BLAME THE JUDGES: Ian Duncan and Luke Broadwater of the Sun write that with exceptional violence raging across Baltimore, many top officials have started pointing fingers of blame toward city judges. Baltimore Police Commissioner Kevin Davis likened the situation to a game of baseball: Detectives and prosecutors are generally doing their jobs and getting criminal cases “to third base” and from there, Davis said, law enforcement is counting on the judiciary to bring cases home by imposing impose tough sentences. The critique has been adopted by Baltimore Mayor Catherine Pugh and Maryland Gov. Larry Hogan, who also fault judges for refusing to meet with them to explain themselves.

GRANDSON OF TALMADGE BRANCH SHOT TO DEATH: Maryland House Majority Whip Talmadge Branch said his grandson is Baltimore’s latest murder victim, and the veteran lawmaker pleaded for the city’s gun violence to stop, Erin Cox of the Sun reports. “It’s touched my family now,” Branch said Monday afternoon, three hours after he said his grandson Tyrone was killed in northeast Baltimore.

KAGAN JUGGERNAUT: In a piece for his Miner Detail blog, Ryan Miner writes that now that David Trone has decided to run for Congress, the three term-limited Montgomery County councilmen running to succeed County Executive Ike Leggett now can relax a bit without worrying about challenging Trone for county executive, his slate of council candidates and the mega dollars he would have brought. Or can they relax? One name – state Sen. Cheryl Kagan – pops up in almost every county executive conversation he’s had with tuned-in Montgomery County politicos.

MO CO EXEC CANDIDATES DEBATE: The Democratic candidates for Montgomery County executive will face off in the first debate of the campaign Nov. 15 at The National 4-H Conference Center in Chevy Chase, Bethesda Beat is reporting.

STATE CENTER BOONDOGGLE: Every so often, the prospective developer of the long-stalled State Center re-do in Baltimore stirs the waters and agitates community groups to denounce Gov. Larry Hogan for not giving the A-OK to its $1.5 billion project. On paper it is sparkling, exciting effort to energize and uplift a depressed portion of mid-town Baltimore with high-rise apartments, modern office space for state workers and retail space. That’s the developer’s public “spin.” Left unsaid is the gigantic taxpayer giveaway to the State Center developer if the project is re-started, opines Barry Rascovar in a column for

STATE HOUSE RACISM PROTEST: It was art as protest, or vice versa, as a handful of activists lit up the Maryland State House in Annapolis on Friday night with anti-racism messages, reports Pat Furgurson for the Annapolis Capital. The night sky and the facades of the oldest state house in the country were emblazoned with “Disable White Supremacy,” “Alt-Right is Wrong” and “Stop the Hate,” projected using stage theater lights powered by a small rented generator.

CUMMINGS RETURNS TO DC: Rep. Elijah E. Cummings, who has been recovering from a heart procedure for months, told John Fritze of the Sun on Monday he expects to return to Capitol Hill next week. The Baltimore Democrat, the ranking member of the Oversight and Government Reform Committee, underwent what his office described as a “minimally invasive” heart procedure in May. Cummings said in July that an infection prolonged his recovery.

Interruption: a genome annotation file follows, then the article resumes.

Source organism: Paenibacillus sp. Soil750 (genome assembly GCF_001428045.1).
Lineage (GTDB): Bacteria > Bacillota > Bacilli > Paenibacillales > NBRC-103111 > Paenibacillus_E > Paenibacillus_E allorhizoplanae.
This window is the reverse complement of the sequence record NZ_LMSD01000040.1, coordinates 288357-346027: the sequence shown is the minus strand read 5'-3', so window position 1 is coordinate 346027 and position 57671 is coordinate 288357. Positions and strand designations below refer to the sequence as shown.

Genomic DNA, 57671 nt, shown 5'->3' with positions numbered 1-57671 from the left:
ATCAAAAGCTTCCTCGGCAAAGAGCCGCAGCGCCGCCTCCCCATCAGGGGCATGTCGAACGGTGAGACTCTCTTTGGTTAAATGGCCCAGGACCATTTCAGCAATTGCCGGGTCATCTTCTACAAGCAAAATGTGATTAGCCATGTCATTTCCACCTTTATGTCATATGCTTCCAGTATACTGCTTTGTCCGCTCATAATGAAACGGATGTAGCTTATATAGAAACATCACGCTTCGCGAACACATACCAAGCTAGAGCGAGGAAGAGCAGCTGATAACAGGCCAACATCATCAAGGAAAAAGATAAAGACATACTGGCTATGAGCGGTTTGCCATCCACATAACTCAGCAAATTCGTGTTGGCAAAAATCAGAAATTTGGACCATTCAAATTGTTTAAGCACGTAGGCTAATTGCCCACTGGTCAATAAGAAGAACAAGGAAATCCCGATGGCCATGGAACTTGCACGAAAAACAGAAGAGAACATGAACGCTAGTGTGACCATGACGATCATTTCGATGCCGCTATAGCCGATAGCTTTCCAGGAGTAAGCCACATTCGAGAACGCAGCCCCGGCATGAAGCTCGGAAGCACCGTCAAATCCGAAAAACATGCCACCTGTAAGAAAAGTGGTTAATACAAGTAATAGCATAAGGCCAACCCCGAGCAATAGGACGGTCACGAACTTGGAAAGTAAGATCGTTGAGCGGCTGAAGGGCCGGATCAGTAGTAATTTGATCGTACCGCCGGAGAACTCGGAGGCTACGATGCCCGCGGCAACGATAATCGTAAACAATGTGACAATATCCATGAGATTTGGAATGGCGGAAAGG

Elijah Cummings at Labor Day Picnic

LABOR DAY PICNIC: Five candidates for governor showed up at Howard County Democratic Party’s traditional Labor Day picnic, including Prince George’s County Executive Rushern Baker, Baltimore County Executive Kevin Kamenetz, Montgomery County Sen. Rich Madaleno, Alec Ross and Maya Rockeymoore Cummings. The keynote speech came from Maya’s husband, Rep. Elijah Cummings, looking thin after losing 45 pounds and walking with a cane after 45 days at Johns Hopkins Hospital. “I don’t wish what I went through on anyone,” said Cummings, ranking Democrat on the House Oversight and Government Reform Committee. Doctors had told him to take it easy, but “every time I looked at that TV I wanted to scream.” Len Lazarick,

ILLEGALLY POOR: Attorney Amy Hennen writes in an op-ed for the Sun that the Sun recently reported on a rarely used legal maneuver that has resulted in the arrest of more than 100 people for their failure to pay rent. The existence of this tactic as a legal process is somewhat surprising since it is on par with putting people in jail for being poor (which is illegal). The bigger surprise is that the person behind its increased use is President Trump’s son-in-law and senior advisor Jared Kushner.


HOGAN DUMPS CAMPAIGN MANAGER: Gov. Larry Hogan (R) has parted company with his short-tenured campaign manager, Ryan Reynolds, reports Josh Kurtz for Maryland Matters. Multiple sources saids that Reynolds, who previously worked for Hogan’s pollster, WPA Intelligence, was abrasive and did not mesh with other campaign staffers and people in the governor’s broader political circle.

O’MALLEY MIGHT RUN FOR PRES AGAIN: Former Democratic presidential candidate Martin O’Malley said Saturday he may run for president again, as speculation swirls over other prospective Democratic candidates, Julia Manchester writes for the Hill. “Sure, I just might,” O’Malley told MSNBC’s Alex Witt when asked about a potential presidential bid. However, the former Maryland governor said his primary focus is on the upcoming 2018 elections and getting “good people” elected.

UPDATED MO CO CANDIDATES LIST: Here’s Maryland Reporter’s updated list of people running for office from Montgomery County. The offices include county executive, county council, state legislature, Congress and statewide offices.

IGNORANCE OF RACISM: Rob Hiassen of the Annapolis Capital writes about the ignorance that many white people grow up with when it comes to black lives. He recounts growing up in Florida and only learning much later about the historic and horrific events that occurred around him.

About The Author

Cynthia Prairie

Contributing Editor Cynthia Prairie has been a newspaper editor since 1979, when she began working at The Raleigh Times. Since then, she has worked for The Baltimore News American, The Chicago Sun-Times, The Prince George’s Journal and Baltimore County newspapers in the Patuxent Publishing chain, including overseeing The Jeffersonian when it was a two-day a week business publication. Cynthia has won numerous state awards, including the Maryland State Bar Association’s Gavel Award. Besides compiling and editing the daily State Roundup, she runs her own online newspaper, The Chester Telegraph. If you have additional questions or comments contact Cynthia at: